The college years are a formative period where the risk for development of problematic gambling is high. Research examining racial and ethnic differences in gambling behaviors has been limited and inconsistent. The aims of this study were to examine racial and ethnic differences in problem gambling among a large sample of college students. Undergraduates (N = 3058) from a large southern university completed an online screening questionnaire which included demographics, gambling frequency, gambling expenditure (i.e. money lost) in the previous 6 months, and the South Oaks Gambling Screen (SOGS). Negative binomial regression results indicated that Asian participants gambled less frequently than participants who were Caucasian or Hispanic/Latino(a), but spent more money than participants who were African-American (AA)/Black or Hispanic/Latino(a). A significantly larger proportion of Asian students met probable pathological gambling criteria (SOGS 5+; 7.8 %) and at-risk gambling criteria (SOGS 3+; 16.3 %)) than Caucasian (5.2; 10.1 %), AA/Black (3.9; 10.2 %), or Hispanic/Latino(a) (3.6; 9.4 %) students. Additionally, a significantly larger proportion of Asian students endorsed problematic gambling indicators such as lying about losses, feeling guilty about gambling, feeling like they had a gambling problem, being criticized for their gambling, feeling like they couldn't stop gambling, losing time from school or work due to gambling, having a family history of problem gambling, and arguing with close others about their gambling than Caucasian, AA/Black or Hispanic/Latino(a) students. Results suggest that Asian students may be a high-risk sub-group of college gamblers, and that there is a critical need for targeted interventions for this population.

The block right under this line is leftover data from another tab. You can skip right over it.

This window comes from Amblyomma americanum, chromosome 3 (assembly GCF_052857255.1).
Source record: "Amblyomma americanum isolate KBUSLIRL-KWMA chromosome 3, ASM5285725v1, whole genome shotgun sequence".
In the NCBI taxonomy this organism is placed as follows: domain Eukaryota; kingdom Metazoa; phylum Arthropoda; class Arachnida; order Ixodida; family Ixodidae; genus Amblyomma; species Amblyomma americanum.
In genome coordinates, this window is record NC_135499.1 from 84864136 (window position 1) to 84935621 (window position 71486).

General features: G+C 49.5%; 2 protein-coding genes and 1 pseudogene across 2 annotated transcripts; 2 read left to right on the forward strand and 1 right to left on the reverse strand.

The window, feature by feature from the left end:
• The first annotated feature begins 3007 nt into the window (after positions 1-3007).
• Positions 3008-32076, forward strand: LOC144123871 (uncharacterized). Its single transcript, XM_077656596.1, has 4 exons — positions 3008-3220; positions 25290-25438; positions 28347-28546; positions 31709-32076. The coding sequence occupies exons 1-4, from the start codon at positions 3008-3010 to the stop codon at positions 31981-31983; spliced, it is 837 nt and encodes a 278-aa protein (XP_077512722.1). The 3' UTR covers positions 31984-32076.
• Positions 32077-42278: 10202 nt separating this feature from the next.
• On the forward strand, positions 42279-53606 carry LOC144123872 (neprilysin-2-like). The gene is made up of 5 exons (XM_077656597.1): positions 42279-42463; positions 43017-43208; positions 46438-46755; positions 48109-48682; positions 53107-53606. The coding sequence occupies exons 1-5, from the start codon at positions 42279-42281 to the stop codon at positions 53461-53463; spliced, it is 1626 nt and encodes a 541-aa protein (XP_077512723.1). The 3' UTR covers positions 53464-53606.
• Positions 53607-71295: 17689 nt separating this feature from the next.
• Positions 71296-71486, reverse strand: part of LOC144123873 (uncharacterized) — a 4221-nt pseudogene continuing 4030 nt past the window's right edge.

1. Examining gender differences for gambling engagement and gambling problems among emerging adults.

    Science.gov (United States)

    Wong, Gloria; Zane, Nolan; Saw, Anne; Chan, Alan Ka Ki

    2013-06-01